60 Years of Budget Deficits

by gradycarter

Public debt is a very fiery issue in politics. I recently received in email from the great folks at No Labels about budget deficits, which led me to an article about budget deficits since the early 1900s. Feel free to sign up for the No Labels email updates with Mark McKinnon, but also have fun with this article, or whatever you call it when you read about budget deficits.

*And by the way, it’s important to note the difference between national debt, and national budget deficits – the deficit is the amount of debt accrued in the year of discussion, while the debt is about the aggregate.

*The following is from a No Labels Email
BUDGET DETAILS: “The White House has proposed a $3.9 trillion budget package with familiar proposals and almost $1 trillion in new taxes over the next 10 years. The budget for the year that begins Oct. 1, 2014 would be roughly $350 billion more than the federal government is projected to spend this fiscal year, and the increase comes almost entirely from parts of the budget that aren’t set by Congress (Social Security payments, for example). The White House said its budget would produce a $564 billion deficit for the year that ends Sept. 30, 2014, which represents 3.1% of gross domestic product –and expects the deficit to fall to precrisis levels by 2018,” writes The Wall Street Journal. Our lawmakers need to create shared goals and work together on a budget deal: The Wall Street Journal: 2015 Budget: Eight Highlights From the White House Budget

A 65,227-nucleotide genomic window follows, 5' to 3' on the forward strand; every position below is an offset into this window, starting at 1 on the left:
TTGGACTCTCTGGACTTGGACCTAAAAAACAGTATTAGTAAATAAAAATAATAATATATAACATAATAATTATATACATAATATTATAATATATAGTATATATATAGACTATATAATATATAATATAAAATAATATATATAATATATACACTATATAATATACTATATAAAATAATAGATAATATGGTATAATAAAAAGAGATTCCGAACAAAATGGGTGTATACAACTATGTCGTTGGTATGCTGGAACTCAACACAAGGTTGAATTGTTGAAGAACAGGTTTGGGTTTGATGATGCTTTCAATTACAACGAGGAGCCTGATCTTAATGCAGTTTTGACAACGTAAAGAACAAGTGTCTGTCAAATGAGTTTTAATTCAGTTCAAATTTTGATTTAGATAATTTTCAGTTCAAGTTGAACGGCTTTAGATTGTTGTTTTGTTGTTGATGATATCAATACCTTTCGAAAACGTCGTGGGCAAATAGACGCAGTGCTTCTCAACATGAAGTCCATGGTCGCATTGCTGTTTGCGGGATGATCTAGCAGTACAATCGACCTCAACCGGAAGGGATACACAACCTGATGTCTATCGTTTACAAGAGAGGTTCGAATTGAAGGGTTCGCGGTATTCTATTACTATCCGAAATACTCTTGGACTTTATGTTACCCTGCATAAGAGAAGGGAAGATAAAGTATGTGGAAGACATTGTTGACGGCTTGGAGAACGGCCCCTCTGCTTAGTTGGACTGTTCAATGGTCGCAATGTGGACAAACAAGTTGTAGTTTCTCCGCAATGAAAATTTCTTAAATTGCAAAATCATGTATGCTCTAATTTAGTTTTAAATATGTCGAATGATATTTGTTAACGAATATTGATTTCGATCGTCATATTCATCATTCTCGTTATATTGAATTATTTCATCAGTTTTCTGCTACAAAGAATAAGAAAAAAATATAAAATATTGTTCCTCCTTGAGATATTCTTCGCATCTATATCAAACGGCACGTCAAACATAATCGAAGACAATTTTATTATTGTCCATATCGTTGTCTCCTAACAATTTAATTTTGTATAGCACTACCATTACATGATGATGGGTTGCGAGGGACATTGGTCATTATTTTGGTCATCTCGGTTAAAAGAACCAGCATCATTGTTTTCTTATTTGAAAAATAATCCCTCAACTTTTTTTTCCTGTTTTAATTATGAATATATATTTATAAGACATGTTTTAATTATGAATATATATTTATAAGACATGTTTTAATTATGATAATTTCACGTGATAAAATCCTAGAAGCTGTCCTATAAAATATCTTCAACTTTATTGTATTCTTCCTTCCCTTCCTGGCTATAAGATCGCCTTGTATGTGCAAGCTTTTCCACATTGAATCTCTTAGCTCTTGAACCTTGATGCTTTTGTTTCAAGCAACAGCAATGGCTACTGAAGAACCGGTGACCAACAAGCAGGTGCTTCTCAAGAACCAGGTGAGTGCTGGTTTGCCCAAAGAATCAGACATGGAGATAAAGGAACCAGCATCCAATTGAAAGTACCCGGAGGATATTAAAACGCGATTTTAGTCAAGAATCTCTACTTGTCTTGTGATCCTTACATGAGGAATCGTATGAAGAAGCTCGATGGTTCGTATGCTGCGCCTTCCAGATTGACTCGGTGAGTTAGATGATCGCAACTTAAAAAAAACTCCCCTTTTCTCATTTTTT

DIFFICULTY REACHING A DEAL: “President Obama’s fiscal 2015 budget was immediately dismissed by congressional Republicans as a ‘campaign brochure’ providing massive increases in spending for Democratic programs while offsetting the costs with tax-loophole closures that Republicans have repeatedly insisted they will not accept,” write Catherine Hollander and Sarah Mimms. We need our leaders in government to work across the aisle and agree to a national strategic agenda and a budget deal: Catherine Hollander and Sarah Mimms for National Journal: Don’t Expect to See Obama’s Gigantic Wish List Become Law
BUDGET DEFICIT: “Obama’s budget proposal projects that the deficit will be 3.7 percent of GDP in 2014, a five-year low,” writes Christopher Ingraham and Kennedy Elliott. Take a look at this chart to see the federal deficits from the past 60 years. (article and chart posted below)
*Below is the article and budget deficits

Explore 60 years of budget deficits in one chart

When President Obama took office in 2009 at the height of the recession, the annual budget deficit came in at 10.1 percent of gross domestic product — a level not seen since the end of World War II. In the five years since, the budget deficit has been sliced more than half. New figures in Obama’s just-released budget put it at only 3.7 percent of GDP in 2014. Explore 60 years of deficits – and the occasional surplus – in the interactive chart below.

60 years of budget deficits

As the chart shows, the recent reduction of the deficit has come primarily due to spending cuts instead of revenue increases. Spending has shrunk 4.1 percentage points from 2009 to today, while revenue has grown only 2.2 percentage points in the same period. To put it another way, there have been nearly $2 in spending cuts for every $1 in revenue increases. On the surface, it would appear that Republicans won the budget wars. But you wouldn’t get that impression listening to the rhetoric coming from some quarters of the Republican base after the recent debt-ceiling fights.